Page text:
Life insurance is a valuable part of many people’s financial plans. It helps take care of your loved ones after you die, can provide an inheritance for your heirs and it may even provide cash during your lifetime, depending on the policy type. For these reasons, life insurance could be worth it for you, whether you’re young or old.
But, as with many financial products, there are tax considerations to keep in mind. In this article, we go over when life insurance is (and is not) taxable.
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Is life insurance taxable?
The short answer is: It depends. Here are the situations when you may need to consider taxes on your life insurance policy.
Payouts to beneficiaries
If your beneficiaries opt to receive the death benefit as a lump-sum payout, they won’t have to pay taxes on it. If they choose to receive payments over several years (known as an annuity), they may earn interest on those payments, which the IRS considers taxable income.
“Generally, life insurance proceeds you receive as a beneficiary due to the death of the insured person, aren’t includable in gross income and you don’t have to report them,” the IRS says. “However, any interest you receive is taxable and you should report it as interest received.”
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Whole life insurance policies build cash value, which you can use while you’re alive. If you access this cash value and it’s more than the premium payments you’ve made so far, the difference may be taxable. Term life insurance does not build cash value, so this situation does not apply to those policies.
Surrendering your policy
If you decide you no longer need (or want) your life insurance policy, you can surrender it to your insurance provider for cash. If the amount you receive is more than the premium payments you’ve made so far, the difference may be taxable.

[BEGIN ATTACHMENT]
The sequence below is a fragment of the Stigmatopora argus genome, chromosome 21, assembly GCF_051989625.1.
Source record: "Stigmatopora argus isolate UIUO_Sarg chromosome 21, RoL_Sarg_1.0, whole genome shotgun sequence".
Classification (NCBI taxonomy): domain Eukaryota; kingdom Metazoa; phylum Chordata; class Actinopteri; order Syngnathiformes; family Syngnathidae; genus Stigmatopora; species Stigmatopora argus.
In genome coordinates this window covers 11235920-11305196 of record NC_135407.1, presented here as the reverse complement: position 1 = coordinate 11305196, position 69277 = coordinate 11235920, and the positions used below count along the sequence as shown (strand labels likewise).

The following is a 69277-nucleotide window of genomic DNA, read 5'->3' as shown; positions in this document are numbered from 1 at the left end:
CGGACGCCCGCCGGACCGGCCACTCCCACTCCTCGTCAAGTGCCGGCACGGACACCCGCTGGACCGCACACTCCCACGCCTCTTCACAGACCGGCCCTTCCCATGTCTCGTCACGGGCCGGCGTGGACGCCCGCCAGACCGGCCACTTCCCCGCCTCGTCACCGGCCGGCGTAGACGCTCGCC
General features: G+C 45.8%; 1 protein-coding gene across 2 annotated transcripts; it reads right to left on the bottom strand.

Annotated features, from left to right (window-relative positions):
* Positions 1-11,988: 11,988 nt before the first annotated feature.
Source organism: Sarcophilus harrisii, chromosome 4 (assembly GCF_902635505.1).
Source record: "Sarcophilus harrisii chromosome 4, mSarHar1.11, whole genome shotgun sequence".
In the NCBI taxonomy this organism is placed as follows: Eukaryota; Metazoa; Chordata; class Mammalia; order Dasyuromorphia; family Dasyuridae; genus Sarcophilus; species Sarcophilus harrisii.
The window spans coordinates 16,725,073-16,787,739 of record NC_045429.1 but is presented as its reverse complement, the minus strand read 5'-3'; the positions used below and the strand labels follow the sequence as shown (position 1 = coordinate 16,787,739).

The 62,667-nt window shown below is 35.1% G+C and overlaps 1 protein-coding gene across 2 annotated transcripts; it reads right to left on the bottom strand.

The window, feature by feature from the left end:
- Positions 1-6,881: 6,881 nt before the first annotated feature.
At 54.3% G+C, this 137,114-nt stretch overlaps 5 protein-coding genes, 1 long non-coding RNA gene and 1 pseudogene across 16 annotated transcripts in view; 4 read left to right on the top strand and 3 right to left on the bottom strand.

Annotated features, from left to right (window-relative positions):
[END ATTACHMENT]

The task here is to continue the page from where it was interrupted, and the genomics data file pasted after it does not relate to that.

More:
Selling your policy
You can also sell your policy to a third party in a process known as a life settlement. It can be complicated, and it’s often wiser to reduce your coverage or surrender your policy. But if you choose to go this route, the tax consequences are the same as they are for accessing cash value or surrendering. If the proceeds exceed the premium payments you’ve made to date, the difference may be taxable.
If your estate is worth more than the estate tax exemption, the IRS counts your life insurance proceeds toward your total estate value. That means your heirs must pay estate tax on any amount over the exemption. For the tax year 2023, this exemption is $12.92 million for individuals and $25.84 million for married couples filing jointly.
You can avoid estate tax by creating an irrevocable life insurance trust (ILIT) and using that trust to pay your policy’s premiums. This keeps your policy proceeds from being counted in your estate value.
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Typically, there are two parties in a life insurance policy: the person who buys the policy for themselves and the beneficiary (or beneficiaries). However, sometimes, someone buys a policy for another person, which adds a third party to the equation. If this is the case, the IRS classifies the death benefit as a gift, which means it may be subject to taxation.
As with estate taxes, gift tax only applies if your estate value exceeds $12.92 million for individuals or $25.84 million for married couples filing jointly.
The bottom line
To determine how taxes might affect your life insurance, consult with a tax professional. Whether or not your policy results in taxes, there are many reasons why it’s still worth having. Make sure you’re getting the most out of your policy by requesting offers from the best life insurance companies and comparing them with your needs and goals.
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